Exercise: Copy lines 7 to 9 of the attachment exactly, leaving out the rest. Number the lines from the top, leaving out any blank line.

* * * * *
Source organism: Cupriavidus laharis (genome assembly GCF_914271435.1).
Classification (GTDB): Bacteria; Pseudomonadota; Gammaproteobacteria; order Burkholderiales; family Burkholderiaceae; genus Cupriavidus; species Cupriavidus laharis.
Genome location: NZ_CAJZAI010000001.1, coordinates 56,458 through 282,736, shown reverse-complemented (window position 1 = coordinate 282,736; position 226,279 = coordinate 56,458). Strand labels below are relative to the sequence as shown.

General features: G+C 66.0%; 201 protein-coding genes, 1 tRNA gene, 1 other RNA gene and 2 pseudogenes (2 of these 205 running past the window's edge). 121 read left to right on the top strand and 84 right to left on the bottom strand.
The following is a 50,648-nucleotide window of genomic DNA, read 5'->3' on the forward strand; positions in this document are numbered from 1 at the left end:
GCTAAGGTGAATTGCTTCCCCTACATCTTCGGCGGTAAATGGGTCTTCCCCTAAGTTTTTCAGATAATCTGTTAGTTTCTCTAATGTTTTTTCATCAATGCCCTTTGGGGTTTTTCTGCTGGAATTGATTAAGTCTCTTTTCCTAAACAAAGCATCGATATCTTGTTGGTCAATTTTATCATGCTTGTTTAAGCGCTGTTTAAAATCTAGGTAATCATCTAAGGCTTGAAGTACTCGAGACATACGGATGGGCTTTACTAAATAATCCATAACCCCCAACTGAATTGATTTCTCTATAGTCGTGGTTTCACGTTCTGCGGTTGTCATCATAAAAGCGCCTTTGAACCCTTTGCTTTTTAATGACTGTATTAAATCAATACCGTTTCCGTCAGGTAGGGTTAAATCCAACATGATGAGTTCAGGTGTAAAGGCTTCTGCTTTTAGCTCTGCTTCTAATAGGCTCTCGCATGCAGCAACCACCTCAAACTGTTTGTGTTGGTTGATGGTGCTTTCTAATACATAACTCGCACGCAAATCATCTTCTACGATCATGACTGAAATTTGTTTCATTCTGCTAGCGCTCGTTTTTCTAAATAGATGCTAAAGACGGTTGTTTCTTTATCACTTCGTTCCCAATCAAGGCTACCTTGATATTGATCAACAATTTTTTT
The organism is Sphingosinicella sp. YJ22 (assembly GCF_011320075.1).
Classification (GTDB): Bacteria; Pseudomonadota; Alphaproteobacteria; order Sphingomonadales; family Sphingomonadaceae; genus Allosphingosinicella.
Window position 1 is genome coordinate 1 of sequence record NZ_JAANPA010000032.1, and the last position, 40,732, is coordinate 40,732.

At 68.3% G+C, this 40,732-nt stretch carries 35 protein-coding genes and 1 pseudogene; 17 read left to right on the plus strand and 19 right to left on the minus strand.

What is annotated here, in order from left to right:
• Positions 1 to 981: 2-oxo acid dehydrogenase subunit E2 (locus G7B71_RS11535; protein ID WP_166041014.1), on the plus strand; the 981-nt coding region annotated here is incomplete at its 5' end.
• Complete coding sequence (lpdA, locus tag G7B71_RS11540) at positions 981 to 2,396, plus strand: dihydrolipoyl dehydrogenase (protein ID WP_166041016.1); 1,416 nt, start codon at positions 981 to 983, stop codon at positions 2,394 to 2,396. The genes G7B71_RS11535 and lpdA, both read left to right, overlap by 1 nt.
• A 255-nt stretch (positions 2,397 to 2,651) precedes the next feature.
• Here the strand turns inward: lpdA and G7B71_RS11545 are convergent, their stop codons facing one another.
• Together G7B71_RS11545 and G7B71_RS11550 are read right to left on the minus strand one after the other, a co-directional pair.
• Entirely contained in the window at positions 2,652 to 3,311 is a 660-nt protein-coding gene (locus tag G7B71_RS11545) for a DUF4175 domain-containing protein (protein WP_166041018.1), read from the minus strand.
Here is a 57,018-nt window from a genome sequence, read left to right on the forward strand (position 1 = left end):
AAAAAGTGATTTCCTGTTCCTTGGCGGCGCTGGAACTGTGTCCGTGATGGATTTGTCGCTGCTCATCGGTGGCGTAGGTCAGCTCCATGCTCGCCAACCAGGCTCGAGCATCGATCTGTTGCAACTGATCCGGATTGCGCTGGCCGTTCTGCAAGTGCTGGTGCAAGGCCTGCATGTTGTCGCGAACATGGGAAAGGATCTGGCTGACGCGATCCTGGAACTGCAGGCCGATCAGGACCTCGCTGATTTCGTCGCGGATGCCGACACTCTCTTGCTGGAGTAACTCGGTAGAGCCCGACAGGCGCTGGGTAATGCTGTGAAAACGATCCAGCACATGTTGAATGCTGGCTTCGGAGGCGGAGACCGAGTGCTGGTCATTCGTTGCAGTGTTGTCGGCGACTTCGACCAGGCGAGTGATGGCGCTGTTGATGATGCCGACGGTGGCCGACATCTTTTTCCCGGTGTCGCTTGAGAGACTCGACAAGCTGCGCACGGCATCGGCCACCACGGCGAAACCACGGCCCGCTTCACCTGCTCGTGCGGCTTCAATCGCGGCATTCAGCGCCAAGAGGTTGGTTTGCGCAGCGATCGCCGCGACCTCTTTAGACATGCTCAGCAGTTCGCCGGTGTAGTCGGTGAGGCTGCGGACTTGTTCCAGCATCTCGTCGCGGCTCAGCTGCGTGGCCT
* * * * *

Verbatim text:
The organism is Sphingosinicella sp. YJ22 (assembly GCF_011320075.1).
Classification (GTDB): Bacteria; Pseudomonadota; Alphaproteobacteria; order Sphingomonadales; family Sphingomonadaceae; genus Allosphingosinicella.
Window position 1 is genome coordinate 1 of sequence record NZ_JAANPA010000032.1, and the last position, 40,732, is coordinate 40,732.